Fact box 3.4 Analysing dry exploration wells

Dry well analyses can help to improve company risk estimates by increasing their understanding of the failure to find hydrocarbons.

Many companies base these analyses on their own information, but most – with some exceptions – have relatively limited base data. The NPD regularly carries out such analyses utilising data reported to it by the operators for all exploration wells on the NCS.

Base data

Pursuant to section 30 of the Resource Management Regulations on final reporting of geotechnical and reservoir well data, the operators are required to report prognoses for and results of wildcats in a final report submitted no later than six months after drilling has been completed.

The NPD conducted a dry well analysis in 2017 covering wells drilled in 2007-16, with the results published in its 2018 resource report on exploration. This analysis was updated in 2019 and now also includes well results for 2016-19 in addition to the probability of success for all prospects drilled. Its results were presented at the Force conference on petroleum charge and migration in 2019 [8].

More than 300 exploration targets are included in the analysis. These break down between 165 in the North Sea, 70 in the Norwegian Sea and 80 in the Barents Sea. A far larger number of data points than in the other regions make results for the North Sea more conclusive. A single well can test the prospectivity of more than one stratigraphic level. Jurassic rocks could be the primary exploration target, for example, with Triassic sediments as a secondary one.

In its analysis, the NPD has divided the geological risk factors into three main groups – reservoir, source and trap. All must be present for a petroleum deposit to exist. Reservoir covers both presence and quality, source includes presence as well as maturation and migration, while trap embraces closure as well as top and lateral sealing (figure 3.12). The analysis defines the factor with the lowest probability as the main pre-drilling risk. In those cases where two factors both have the lowest probability, they are weighted equally in the analysis.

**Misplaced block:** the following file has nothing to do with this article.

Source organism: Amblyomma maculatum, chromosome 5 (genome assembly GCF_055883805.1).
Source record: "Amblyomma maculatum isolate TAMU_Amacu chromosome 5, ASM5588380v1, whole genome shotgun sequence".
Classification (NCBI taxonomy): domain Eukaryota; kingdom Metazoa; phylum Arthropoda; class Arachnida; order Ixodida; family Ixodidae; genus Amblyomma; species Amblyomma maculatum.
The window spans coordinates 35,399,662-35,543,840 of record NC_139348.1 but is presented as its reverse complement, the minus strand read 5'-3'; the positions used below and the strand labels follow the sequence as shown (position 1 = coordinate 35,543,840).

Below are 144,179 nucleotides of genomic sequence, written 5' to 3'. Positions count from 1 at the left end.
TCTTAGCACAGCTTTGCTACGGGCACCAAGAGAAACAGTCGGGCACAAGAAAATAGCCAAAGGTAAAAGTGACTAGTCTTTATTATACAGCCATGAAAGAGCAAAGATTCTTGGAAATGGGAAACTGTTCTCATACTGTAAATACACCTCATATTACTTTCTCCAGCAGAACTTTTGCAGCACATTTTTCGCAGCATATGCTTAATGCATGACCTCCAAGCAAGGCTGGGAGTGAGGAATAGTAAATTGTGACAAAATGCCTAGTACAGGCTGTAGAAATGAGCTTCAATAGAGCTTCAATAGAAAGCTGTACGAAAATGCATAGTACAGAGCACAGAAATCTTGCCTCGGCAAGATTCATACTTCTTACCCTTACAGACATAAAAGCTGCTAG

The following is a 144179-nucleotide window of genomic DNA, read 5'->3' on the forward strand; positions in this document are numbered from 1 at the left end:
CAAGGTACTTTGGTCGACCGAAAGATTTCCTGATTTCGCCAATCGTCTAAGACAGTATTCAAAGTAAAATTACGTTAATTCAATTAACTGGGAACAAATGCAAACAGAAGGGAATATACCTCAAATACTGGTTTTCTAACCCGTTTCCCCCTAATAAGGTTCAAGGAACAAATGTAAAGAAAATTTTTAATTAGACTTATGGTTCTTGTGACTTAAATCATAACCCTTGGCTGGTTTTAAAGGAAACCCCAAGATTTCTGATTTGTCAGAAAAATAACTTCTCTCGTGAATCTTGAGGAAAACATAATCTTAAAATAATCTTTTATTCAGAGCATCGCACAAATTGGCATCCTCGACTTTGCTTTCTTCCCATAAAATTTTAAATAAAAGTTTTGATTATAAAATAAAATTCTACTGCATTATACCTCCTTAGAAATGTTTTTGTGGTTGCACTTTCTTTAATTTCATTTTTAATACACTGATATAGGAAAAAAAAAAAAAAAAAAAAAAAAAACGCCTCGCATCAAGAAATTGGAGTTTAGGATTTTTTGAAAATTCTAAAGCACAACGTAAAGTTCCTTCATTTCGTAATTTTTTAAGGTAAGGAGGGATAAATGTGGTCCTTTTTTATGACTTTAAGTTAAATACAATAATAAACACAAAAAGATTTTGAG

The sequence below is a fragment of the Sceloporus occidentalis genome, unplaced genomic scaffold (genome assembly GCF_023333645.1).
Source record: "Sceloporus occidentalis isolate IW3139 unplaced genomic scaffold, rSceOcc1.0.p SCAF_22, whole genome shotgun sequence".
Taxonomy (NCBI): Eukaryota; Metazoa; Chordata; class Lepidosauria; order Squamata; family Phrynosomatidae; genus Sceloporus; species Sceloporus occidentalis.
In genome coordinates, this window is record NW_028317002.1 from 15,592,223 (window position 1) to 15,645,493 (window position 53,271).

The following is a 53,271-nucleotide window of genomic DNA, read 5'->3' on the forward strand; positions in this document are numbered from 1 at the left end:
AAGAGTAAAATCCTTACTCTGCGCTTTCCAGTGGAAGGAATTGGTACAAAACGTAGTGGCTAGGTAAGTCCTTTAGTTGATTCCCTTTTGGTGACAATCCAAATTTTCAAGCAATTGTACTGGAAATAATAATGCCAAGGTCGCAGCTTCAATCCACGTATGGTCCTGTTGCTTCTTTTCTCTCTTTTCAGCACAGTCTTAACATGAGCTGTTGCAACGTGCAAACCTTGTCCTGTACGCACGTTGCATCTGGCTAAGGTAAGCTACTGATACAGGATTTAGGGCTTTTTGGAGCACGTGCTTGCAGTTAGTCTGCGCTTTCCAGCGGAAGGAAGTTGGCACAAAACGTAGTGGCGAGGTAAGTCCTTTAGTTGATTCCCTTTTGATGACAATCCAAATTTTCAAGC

In the North Sea, the reasons for dry exploration targets are found to be first and foremost the absence of source (47 per cent), followed by the lack of trap (29 per cent) or reservoir (24 per cent) (figure 3.13). These causes correspond partly with drilling forecasts. The results show that the proportion of dry targets which relate to source is higher than expected.

At the same time, trap is found to function more often than predicted. The large proportion of dry targets related to source is rather surprising in such a well-explored part of the NCS as the North Sea, with its world-class Kimmeridge Clay source rock. This is known on the Norwegian side as the Draupne Formation in the northern North Sea sector and the Mandal Formation in the Central Graben. Lack of migration has been cited as a possible explanation for many of the dry targets in operator reporting to the NPD.

The same trend is found in the Norwegian Sea. Source functions less often than predicted and trap more often (figure 3.14). As the figure shows, source was the main risk in 22 per cent of targets while the results indicate that source is found to fail in more than 40 per cent.

Trap is a clear pre-drilling risk in the Barents Sea (figure 3.15), and its absence is specified as the main risk for 64 per cent of targets. That is probably attributable to the uplift and erosion history of the area, which creates a high risk with regard to petroleum retention. However, post-drilling results show that the proportion of dry targets almost as frequently reflects the absence of reservoir and source.

The analyses indicate that source is underestimated as a pre-drilling risk in all three regions. Better understanding of source and migration, including in well-explored parts of the NCS, could contribute to increased exploration success.


Conditions for making a discovery

Figure 3.12 Conditions for making a discovery



Dry exploration targets in the North Sea, 2007-19

Figure 3.13 Dry exploration targets in the North Sea, 2007-19



Dry exploration targets in the Norwegian Sea, 2007-19

Figure 3.14 Dry exploration targets in the Norwegian Sea, 2007-19



Dry exploration targets in the Barents Sea, 2007-19


Figure 3.15 Dry exploration targets in the Barents Sea, 2007-19